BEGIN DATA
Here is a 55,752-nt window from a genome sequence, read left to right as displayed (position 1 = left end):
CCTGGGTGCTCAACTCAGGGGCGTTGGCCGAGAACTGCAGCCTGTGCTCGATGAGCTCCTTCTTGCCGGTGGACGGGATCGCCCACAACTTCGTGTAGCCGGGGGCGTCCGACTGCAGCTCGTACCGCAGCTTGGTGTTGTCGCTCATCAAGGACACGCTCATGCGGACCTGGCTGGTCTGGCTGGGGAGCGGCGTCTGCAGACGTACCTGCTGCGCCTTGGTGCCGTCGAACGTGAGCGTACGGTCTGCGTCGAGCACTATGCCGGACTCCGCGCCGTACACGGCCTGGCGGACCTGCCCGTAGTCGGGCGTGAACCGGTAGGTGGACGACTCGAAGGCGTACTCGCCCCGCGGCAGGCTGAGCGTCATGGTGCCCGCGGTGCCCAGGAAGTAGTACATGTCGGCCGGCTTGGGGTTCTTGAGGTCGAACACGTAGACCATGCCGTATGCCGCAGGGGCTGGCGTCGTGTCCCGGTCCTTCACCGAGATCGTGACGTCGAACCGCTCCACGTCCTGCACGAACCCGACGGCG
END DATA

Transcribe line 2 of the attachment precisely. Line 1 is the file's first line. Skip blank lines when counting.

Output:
CCTGGGTGCTCAACTCAGGGGCGTTGGCCGAGAACTGCAGCCTGTGCTCGATGAGCTCCTTCTTGCCGGTGGACGGGATCGCCCACAACTTCGTGTAGCCGGGGGCGTCCGACTGCAGCTCGTACCGCAGCTTGGTGTTGTCGCTCATCAAGGACACGCTCATGCGGACCTGGCTGGTCTGGCTGGGGAGCGGCGTCTGCAGACGTACCTGCTGCGCCTTGGTGCCGTCGAACGTGAGCGTACGGTCTGCGTCGAGCACTATGCCGGACTCCGCGCCGTACACGGCCTGGCGGACCTGCCCGTAGTCGGGCGTGAACCGGTAGGTGGACGACTCGAAGGCGTACTCGCCCCGCGGCAGGCTGAGCGTCATGGTGCCCGCGGTGCCCAGGAAGTAGTACATGTCGGCCGGCTTGGGGTTCTTGAGGTCGAACACGTAGACCATGCCGTATGCCGCAGGGGCTGGCGTCGTGTCCCGGTCCTTCACCGAGATCGTGACGTCGAACCGCTCCACGTCCTGCACGAACCCGACGGCG